Only respondents who answered questions identifying their sex, marital status, educational level, military type, branch, rank, working area, service classification and working time were included in the current study. The final analysis dataset included 13 470 military personnel, 94.6% of all survey respondents (1798 officers and warrant officers, 3378 NCOs and 3378 enlisted soldiers).
Hearing loss was the main dependent variable in the current study. The MHS investigated this via the question ‘Check all diseases you have experienced over the past year’. The analyses of hearing loss in the current study was based on respondents who checked ‘hearing loss’ in response to that prompt. The interesting variable was earplug use. The relevant question in the survey was ‘Do you wear earplugs?’. Possible answers were ‘always wear earplugs’, ‘sometimes wear earplugs’, ‘often do not wear earplugs’, ‘do not wear earplugs’ and ‘not applicable’. We distinguished between sometimes wear earplugs, often do not wear earplugs and sometimes wear earplugs. Not applicable was excluded from the analysis.
Several covariates were assessed, including sociodemographic, military-related and health-related characteristics. Sociodemographic characteristics included sex (male and female), marital status (married, previously married (divorced, separated or bereaved) or unmarried) and education level (high school or less, college or above). Military-related characteristics included military type (Army, Navy/Marines or Air Force), branch (combat, technique/administration or special), rank (warrant officer or commissioned officer (W1–O6), NCO (E5–E9), or enlisted soldier (E3 and E4) or enlisted soldier (E1 and E2)), working area (forward area or rear area), service classification (long-term military service or short-term military service) and working time (≤48 or ≥49).
The χ2 test and logistic regression analysis were used to analyse associations between earplug use and hearing loss. The χ2 test was used to investigate the significance of differences in hearing loss, depending on earplug use. Logistic regression analysis was used to determine ORs and 95% CIs. Subgroup analysis of earplug use was performed based on hearing loss, sex, marital status, educational level, military type, branch, working area and service classification. Statistical analyses were performed using SAS software V.9.4. A p value of <0.05 was deemed to indicate statistical significance.
The sample included 13 470 military personnel (Army, 8330 (61.8%); Navy/Marines, 2236 (16.6%); and Air Force, 2904 (21.6%)). Overall, 2.8% of military personnel reported that they had experienced hearing loss. Most military personnel either sometimes wore earplugs or never wore earplugs. Of the total 13 470 respondents, 2528 (18.8%) reported that they always wore earplugs; 4852 (36.0%) reported that they sometimes wore them; and 6090 (45.2%) reported that they never wore them (Table 1).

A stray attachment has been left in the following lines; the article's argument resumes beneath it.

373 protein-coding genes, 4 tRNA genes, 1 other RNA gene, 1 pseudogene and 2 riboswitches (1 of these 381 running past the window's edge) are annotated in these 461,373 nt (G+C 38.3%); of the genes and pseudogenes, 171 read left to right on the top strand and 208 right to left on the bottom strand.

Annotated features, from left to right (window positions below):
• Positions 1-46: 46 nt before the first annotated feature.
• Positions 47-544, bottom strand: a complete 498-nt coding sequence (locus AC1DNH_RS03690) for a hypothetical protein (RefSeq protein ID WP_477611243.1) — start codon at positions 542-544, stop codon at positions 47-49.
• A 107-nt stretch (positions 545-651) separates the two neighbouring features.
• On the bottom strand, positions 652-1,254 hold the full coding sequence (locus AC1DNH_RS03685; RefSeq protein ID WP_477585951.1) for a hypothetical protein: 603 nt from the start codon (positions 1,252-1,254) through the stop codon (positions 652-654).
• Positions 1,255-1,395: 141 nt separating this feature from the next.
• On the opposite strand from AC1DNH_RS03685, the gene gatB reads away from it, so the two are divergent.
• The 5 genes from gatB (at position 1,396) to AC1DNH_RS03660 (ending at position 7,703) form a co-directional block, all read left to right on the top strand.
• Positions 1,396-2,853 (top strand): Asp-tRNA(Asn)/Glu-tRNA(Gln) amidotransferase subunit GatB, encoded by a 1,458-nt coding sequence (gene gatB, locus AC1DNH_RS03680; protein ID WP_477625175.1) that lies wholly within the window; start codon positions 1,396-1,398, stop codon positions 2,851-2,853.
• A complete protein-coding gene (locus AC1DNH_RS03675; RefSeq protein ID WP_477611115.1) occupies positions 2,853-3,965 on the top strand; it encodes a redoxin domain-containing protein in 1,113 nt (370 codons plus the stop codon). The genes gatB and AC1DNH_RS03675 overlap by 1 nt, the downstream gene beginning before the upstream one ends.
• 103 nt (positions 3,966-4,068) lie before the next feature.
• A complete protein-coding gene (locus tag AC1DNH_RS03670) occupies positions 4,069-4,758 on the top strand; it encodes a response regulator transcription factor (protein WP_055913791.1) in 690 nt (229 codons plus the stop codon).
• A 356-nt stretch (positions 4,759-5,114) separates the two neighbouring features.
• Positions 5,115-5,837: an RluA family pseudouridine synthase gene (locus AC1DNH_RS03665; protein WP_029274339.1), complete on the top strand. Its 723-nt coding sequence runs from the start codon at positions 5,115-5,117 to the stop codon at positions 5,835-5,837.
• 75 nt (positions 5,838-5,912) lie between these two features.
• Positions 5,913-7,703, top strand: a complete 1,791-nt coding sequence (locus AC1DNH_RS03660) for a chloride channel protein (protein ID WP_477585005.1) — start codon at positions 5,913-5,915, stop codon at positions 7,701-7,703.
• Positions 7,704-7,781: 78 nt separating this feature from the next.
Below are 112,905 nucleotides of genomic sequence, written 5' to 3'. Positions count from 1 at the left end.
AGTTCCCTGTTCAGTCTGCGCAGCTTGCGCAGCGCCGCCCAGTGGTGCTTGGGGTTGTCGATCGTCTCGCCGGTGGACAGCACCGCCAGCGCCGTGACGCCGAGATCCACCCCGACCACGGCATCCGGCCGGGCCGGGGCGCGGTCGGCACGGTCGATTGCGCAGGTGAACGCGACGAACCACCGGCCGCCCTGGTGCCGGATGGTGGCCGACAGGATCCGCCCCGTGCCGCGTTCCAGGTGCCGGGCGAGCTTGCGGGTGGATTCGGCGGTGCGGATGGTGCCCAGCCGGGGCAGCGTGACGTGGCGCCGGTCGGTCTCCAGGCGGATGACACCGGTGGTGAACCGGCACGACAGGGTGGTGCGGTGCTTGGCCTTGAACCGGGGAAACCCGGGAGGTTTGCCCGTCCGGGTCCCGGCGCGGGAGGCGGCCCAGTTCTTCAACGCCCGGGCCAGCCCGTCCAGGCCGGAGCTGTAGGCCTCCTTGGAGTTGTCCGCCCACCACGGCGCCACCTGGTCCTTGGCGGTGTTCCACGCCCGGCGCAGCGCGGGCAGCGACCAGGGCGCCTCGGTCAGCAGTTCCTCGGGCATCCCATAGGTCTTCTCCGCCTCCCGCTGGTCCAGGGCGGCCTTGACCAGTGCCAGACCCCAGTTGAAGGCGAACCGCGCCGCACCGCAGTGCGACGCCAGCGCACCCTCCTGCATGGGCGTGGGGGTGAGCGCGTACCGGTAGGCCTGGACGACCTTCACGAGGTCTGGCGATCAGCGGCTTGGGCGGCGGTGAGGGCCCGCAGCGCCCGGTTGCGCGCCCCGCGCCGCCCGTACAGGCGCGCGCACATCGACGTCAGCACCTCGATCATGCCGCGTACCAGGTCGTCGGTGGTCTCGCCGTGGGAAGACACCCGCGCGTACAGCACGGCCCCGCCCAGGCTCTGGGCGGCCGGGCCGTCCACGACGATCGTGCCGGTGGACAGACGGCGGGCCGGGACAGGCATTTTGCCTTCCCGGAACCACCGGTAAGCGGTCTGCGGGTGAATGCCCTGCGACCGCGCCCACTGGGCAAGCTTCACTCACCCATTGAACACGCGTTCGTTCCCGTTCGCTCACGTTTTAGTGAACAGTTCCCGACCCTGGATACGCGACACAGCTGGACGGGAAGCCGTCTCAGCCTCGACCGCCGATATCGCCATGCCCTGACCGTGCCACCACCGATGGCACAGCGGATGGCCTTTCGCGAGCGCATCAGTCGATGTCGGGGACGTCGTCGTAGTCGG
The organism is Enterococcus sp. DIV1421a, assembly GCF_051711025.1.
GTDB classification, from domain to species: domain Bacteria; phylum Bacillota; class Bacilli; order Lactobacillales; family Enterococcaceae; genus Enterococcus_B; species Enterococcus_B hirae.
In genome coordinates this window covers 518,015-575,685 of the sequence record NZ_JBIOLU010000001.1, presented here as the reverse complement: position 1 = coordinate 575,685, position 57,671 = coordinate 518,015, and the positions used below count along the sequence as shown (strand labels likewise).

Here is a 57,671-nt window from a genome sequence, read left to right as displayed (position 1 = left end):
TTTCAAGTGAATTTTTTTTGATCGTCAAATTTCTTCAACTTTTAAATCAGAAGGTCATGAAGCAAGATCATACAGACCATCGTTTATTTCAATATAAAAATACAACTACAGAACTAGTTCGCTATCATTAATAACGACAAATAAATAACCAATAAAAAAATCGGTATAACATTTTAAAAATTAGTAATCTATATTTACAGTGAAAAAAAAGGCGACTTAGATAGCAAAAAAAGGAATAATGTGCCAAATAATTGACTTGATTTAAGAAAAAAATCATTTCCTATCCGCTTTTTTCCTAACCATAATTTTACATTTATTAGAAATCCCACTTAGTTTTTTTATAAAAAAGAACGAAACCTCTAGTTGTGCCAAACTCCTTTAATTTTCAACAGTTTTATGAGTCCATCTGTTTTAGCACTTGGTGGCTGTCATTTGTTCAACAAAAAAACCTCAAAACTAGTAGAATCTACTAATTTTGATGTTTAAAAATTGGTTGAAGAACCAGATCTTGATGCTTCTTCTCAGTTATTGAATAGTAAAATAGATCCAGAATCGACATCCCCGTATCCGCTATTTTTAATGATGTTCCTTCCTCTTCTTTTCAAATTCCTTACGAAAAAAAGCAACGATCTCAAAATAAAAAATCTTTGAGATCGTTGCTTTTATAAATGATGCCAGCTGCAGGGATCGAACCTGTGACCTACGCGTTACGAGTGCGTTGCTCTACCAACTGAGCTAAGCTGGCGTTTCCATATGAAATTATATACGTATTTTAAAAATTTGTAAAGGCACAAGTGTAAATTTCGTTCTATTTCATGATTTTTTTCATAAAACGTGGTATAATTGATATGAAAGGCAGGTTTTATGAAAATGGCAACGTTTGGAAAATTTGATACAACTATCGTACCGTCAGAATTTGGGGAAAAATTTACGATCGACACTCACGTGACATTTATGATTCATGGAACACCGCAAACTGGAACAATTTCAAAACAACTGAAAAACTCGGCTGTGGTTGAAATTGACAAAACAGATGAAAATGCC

The results of the logistic regression analysis pertaining to hearing loss are shown in Table 2. In the logistic regression analysis, there were significant differences in the rates of hearing loss associated with wearing earplugs sometimes (OR=1.48, 95% CI 1.07 to 2.05) and never wearing earplugs (OR=1.53, 95% CI 1.12 to 2.10). Enlisted soldiers were more likely to experience hearing loss than warrant officers and commissioned officers (enlisted soldiers (E3 and E4), OR=2.58, 95% CI 1.57 to 4.25; enlisted soldiers (E1 and E2), OR=1.92, 95% CI 1.15 to 3.18).
Data reflecting differences between those who reported always wearing earplugs and those who reported sometimes wearing them or never wearing them are shown in Table 3. In the Air Force, personnel who never wore earplugs were more likely to experience hearing loss than those who always wore them (OR=3.41, 95% CI 1.44 to 8.06). With regard to branch, non-combat personnel who never wore earplugs were more likely to experience hearing loss than those who always wore them (OR=1.80, 95% CI 1.01 to 3.21). With regard to working area, forward area personnel who sometimes wore earplugs and those who never wore them were more likely to experience hearing loss than those who always wore them (sometimes wore earplugs group, OR=1.52, 95% CI 1.01 to 2.30; never wore earplugs group, OR=1.68, 95% CI 1.13 to 2.50). With regard to service classification, long-term military service personnel were more likely to have experienced hearing loss (OR=1.88, 95% CI 1.15 to 3.08).
This study can be used as a basis for demonstrating the effects of wearing earplugs during training. ROK Defense, Army, Navy/Marines and Air Force Command provide earplugs to protect the military personnel's hearing. However, in our analysis, 81.2% of military personnel responded they never use or sometimes use earplugs. Hearing loss was most likely in military personnel who never use earplugs or sometimes use earplugs. This suggests that the continued use of earplugs is important.